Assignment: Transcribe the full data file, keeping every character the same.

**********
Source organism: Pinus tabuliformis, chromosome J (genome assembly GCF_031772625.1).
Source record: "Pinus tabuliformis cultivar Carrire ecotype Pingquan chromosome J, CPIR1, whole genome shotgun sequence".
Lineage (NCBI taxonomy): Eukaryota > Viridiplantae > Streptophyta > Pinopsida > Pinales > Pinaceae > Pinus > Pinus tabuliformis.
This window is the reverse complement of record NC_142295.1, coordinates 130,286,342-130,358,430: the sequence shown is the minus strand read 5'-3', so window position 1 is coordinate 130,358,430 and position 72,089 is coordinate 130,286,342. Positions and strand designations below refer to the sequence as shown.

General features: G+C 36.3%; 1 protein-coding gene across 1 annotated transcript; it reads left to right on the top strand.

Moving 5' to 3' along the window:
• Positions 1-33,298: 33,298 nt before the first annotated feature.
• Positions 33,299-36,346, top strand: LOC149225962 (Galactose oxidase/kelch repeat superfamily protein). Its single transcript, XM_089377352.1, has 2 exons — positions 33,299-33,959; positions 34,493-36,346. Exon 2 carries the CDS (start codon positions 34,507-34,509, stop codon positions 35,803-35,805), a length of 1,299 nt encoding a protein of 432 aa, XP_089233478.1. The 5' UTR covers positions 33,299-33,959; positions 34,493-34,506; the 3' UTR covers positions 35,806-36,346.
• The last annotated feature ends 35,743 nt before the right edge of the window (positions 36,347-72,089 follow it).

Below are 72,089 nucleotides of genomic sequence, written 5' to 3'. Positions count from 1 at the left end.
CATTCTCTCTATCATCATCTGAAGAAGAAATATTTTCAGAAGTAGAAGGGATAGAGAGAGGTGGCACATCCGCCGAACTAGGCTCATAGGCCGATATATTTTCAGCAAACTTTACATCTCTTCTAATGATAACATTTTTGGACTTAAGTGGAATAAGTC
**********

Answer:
Source organism: Pinus tabuliformis, chromosome J (genome assembly GCF_031772625.1).
Source record: "Pinus tabuliformis cultivar Carrire ecotype Pingquan chromosome J, CPIR1, whole genome shotgun sequence".
Lineage (NCBI taxonomy): Eukaryota > Viridiplantae > Streptophyta > Pinopsida > Pinales > Pinaceae > Pinus > Pinus tabuliformis.
This window is the reverse complement of record NC_142295.1, coordinates 130,286,342-130,358,430: the sequence shown is the minus strand read 5'-3', so window position 1 is coordinate 130,358,430 and position 72,089 is coordinate 130,286,342. Positions and strand designations below refer to the sequence as shown.

General features: G+C 36.3%; 1 protein-coding gene across 1 annotated transcript; it reads left to right on the top strand.

Moving 5' to 3' along the window:
• Positions 1-33,298: 33,298 nt before the first annotated feature.
• Positions 33,299-36,346, top strand: LOC149225962 (Galactose oxidase/kelch repeat superfamily protein). Its single transcript, XM_089377352.1, has 2 exons — positions 33,299-33,959; positions 34,493-36,346. Exon 2 carries the CDS (start codon positions 34,507-34,509, stop codon positions 35,803-35,805), a length of 1,299 nt encoding a protein of 432 aa, XP_089233478.1. The 5' UTR covers positions 33,299-33,959; positions 34,493-34,506; the 3' UTR covers positions 35,806-36,346.
• The last annotated feature ends 35,743 nt before the right edge of the window (positions 36,347-72,089 follow it).

Below are 72,089 nucleotides of genomic sequence, written 5' to 3'. Positions count from 1 at the left end.
CATTCTCTCTATCATCATCTGAAGAAGAAATATTTTCAGAAGTAGAAGGGATAGAGAGAGGTGGCACATCCGCCGAACTAGGCTCATAGGCCGATATATTTTCAGCAAACTTTACATCTCTTCTAATGATAACATTTTTGGACTTAAGTGGAATAAGTC